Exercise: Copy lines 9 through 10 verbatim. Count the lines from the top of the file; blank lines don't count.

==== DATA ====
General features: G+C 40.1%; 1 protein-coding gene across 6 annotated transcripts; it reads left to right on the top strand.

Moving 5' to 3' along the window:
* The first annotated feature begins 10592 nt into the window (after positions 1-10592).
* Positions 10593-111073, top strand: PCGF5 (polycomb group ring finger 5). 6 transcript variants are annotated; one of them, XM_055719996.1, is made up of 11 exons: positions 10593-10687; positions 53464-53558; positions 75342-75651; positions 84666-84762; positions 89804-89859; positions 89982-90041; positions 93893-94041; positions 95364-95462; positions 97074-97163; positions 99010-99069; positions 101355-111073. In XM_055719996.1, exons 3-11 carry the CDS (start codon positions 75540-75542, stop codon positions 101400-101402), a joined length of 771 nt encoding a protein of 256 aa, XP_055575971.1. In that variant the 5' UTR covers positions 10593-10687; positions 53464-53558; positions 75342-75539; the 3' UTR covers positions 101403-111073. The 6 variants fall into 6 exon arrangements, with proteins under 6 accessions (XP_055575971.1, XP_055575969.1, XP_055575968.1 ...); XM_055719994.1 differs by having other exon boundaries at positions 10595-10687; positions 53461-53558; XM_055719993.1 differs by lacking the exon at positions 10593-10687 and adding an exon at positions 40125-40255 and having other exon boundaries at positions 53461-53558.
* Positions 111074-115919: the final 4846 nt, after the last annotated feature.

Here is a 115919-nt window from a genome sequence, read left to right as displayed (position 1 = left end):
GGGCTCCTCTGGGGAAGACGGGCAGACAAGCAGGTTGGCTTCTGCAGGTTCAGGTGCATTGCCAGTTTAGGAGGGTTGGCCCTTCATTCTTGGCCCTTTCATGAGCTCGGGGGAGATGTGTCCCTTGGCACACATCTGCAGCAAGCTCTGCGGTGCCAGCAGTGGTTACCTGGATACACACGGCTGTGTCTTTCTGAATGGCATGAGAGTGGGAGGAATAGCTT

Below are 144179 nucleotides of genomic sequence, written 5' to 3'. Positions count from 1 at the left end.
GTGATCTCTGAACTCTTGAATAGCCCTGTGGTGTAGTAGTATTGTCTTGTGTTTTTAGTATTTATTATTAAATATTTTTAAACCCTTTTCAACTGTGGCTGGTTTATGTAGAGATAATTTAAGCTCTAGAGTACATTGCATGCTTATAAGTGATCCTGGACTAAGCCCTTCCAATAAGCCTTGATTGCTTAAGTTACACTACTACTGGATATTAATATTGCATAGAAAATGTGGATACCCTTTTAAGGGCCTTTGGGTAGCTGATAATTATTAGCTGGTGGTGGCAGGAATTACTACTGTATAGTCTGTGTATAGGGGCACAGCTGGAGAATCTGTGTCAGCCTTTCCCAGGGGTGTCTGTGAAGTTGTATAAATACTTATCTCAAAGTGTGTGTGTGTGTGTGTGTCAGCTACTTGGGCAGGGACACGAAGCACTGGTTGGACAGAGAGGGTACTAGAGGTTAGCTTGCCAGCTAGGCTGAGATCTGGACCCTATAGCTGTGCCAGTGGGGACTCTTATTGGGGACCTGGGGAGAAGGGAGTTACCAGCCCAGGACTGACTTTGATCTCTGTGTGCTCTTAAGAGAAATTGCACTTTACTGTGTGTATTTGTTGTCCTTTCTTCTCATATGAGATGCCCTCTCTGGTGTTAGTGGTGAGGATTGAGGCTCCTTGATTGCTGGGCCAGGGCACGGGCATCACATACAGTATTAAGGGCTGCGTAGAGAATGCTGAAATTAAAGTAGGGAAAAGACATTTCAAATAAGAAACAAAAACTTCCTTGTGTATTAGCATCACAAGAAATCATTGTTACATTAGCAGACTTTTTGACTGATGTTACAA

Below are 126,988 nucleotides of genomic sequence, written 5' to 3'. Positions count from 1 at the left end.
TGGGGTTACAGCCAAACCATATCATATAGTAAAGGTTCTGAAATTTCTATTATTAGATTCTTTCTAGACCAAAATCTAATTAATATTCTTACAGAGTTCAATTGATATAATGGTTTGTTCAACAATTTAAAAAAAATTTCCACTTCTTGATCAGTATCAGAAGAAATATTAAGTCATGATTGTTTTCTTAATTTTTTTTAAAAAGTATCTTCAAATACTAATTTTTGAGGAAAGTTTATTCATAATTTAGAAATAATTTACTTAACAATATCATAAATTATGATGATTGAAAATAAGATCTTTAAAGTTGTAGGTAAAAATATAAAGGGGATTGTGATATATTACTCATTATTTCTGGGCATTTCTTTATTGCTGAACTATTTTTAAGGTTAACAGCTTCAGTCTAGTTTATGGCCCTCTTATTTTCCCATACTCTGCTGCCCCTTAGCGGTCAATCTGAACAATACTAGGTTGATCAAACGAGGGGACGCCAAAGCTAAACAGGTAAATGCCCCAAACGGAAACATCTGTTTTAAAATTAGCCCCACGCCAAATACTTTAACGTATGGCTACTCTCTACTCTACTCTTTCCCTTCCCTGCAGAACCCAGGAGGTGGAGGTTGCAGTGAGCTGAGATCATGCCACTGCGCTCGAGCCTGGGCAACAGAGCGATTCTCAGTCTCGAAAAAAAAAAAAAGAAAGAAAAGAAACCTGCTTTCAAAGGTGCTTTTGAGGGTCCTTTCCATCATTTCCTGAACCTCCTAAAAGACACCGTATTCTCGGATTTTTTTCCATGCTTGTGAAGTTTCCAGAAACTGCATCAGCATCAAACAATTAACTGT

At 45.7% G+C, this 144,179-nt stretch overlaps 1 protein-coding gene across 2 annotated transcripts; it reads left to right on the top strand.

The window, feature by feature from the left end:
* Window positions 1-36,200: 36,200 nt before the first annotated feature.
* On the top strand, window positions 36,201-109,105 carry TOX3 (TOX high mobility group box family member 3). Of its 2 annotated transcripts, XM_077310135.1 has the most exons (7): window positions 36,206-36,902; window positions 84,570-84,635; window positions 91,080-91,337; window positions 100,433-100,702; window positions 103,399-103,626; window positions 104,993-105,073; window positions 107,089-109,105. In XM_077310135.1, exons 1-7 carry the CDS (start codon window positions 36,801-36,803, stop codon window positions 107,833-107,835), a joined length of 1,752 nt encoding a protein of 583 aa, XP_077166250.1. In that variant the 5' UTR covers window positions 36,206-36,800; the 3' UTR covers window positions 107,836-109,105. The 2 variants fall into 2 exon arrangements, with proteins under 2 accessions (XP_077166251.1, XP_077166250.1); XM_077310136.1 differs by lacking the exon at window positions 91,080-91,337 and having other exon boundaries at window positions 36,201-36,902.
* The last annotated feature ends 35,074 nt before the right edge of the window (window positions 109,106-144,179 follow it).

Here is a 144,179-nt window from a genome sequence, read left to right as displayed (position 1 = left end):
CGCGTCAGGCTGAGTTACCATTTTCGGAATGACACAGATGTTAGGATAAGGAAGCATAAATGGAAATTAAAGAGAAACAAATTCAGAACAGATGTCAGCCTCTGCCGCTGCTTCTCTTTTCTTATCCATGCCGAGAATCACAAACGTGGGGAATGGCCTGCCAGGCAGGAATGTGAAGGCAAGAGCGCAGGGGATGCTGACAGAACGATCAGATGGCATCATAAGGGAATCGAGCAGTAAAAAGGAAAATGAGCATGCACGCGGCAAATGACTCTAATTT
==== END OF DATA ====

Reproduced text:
GTGATCTCTGAACTCTTGAATAGCCCTGTGGTGTAGTAGTATTGTCTTGTGTTTTTAGTATTTATTATTAAATATTTTTAAACCCTTTTCAACTGTGGCTGGTTTATGTAGAGATAATTTAAGCTCTAGAGTACATTGCATGCTTATAAGTGATCCTGGACTAAGCCCTTCCAATAAGCCTTGATTGCTTAAGTTACACTACTACTGGATATTAATATTGCATAGAAAATGTGGATACCCTTTTAAGGGCCTTTGGGTAGCTGATAATTATTAGCTGGTGGTGGCAGGAATTACTACTGTATAGTCTGTGTATAGGGGCACAGCTGGAGAATCTGTGTCAGCCTTTCCCAGGGGTGTCTGTGAAGTTGTATAAATACTTATCTCAAAGTGTGTGTGTGTGTGTGTGTCAGCTACTTGGGCAGGGACACGAAGCACTGGTTGGACAGAGAGGGTACTAGAGGTTAGCTTGCCAGCTAGGCTGAGATCTGGACCCTATAGCTGTGCCAGTGGGGACTCTTATTGGGGACCTGGGGAGAAGGGAGTTACCAGCCCAGGACTGACTTTGATCTCTGTGTGCTCTTAAGAGAAATTGCACTTTACTGTGTGTATTTGTTGTCCTTTCTTCTCATATGAGATGCCCTCTCTGGTGTTAGTGGTGAGGATTGAGGCTCCTTGATTGCTGGGCCAGGGCACGGGCATCACATACAGTATTAAGGGCTGCGTAGAGAATGCTGAAATTAAAGTAGGGAAAAGACATTTCAAATAAGAAACAAAAACTTCCTTGTGTATTAGCATCACAAGAAATCATTGTTACATTAGCAGACTTTTTGACTGATGTTACAA

Below are 126,988 nucleotides of genomic sequence, written 5' to 3'. Positions count from 1 at the left end.